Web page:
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APC lesson workcard

6 APC lesson workcard

APC = Alternatives, Possibilities, Choices


When you have to make a decision or take action, you may at first think that you do not have all the choices at your disposal. But if you look for them, you may find that there are more alternatives than you thought. Similarly in looking at a situation there are always obvious explanations. But if you look for them, you may find that there are other possible explanations that you had not thought of.


A car is found in a ditch and the driver is dead. What could have happened? 

  • The driver had a heart attack or fainted.

  • The car had a puncture, blow-out or mechanical failure. 

  • The driver was drunk. 

  • The driver misjudged the curve of the road. 

  • The driver was attacked by a wasp and lost concentration. 

  • The driver fell asleep. 

  • The driver was murdered and then placed in the crashed car. 


1. A man goes into a bar and asks for a drink of water. The woman behind the bar gives him a drink of water and then suddenly screams. What possible explanations are there?

2. You discover that your best friend is a thief. What alternatives do you have?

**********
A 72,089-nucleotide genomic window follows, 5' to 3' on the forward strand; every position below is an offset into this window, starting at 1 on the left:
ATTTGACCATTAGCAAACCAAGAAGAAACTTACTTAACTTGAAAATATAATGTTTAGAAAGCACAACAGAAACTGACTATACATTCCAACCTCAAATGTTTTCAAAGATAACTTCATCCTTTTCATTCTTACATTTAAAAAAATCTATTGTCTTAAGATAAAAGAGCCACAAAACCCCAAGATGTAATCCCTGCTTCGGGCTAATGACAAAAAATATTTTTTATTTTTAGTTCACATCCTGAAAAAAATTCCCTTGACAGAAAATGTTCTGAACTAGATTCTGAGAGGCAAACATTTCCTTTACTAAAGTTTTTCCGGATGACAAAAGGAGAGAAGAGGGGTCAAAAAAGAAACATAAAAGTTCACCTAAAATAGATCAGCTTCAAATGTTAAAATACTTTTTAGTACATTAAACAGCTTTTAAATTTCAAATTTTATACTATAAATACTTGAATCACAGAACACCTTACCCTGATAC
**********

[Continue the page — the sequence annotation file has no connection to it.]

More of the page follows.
3. The Post Office is losing a lot of money. If you were running it, what alternatives would you have?

4. The brightest girl in class starts making mistakes in her work on purpose. What possible explanations are there?

5. Fewer people want to be scientists. What possible explanations are there for this and what possible action can be taken?

6. Do an APC on all the different ways in which you could listen to music.

7. You want to get to sleep but a neighbor is playing very loud music. Do an APC on your alternatives. (a) What can you do right at the time? (b) What can you do to prevent it happening again?

8. A factory owner knows that if he pays the wages his workers demand and probably deserve he will lose money and wlll have to close the factory and then there will be unemployment in that area. What choices does he have?

9. A boy wants to get married but he has to stay at home to look after his aging father. What alternatives does he have?

10. In dealing with pollution, what alternative courses of action are there?


  • What is the point of looking for more alternatives?

  • How do you tell which is the most likely or best alternative?

  • When do you stop looking for other possibilities?

  • When is it most useful to find new choices?

Learning Points

A. If you cannot think of any alternatives yourself, you should ask someone else.

B. You go on looking for alternatives, even after you find one that you really like.

C. There is almost always an alternative, even if there does not appear to be one at first.

D. You cannot know that the obvious explanation is best until you have looked at some others.

E. To look for alternatives when you are not satisfied ls easy but to look for them when you are satisfied requires a deliberate effort.

These de Bono Thinking Lessons are free to use by parents, guardians and teachers. (This means on this website, or to print and use in home or in the classroom. Not for further distribution or commercial use). 

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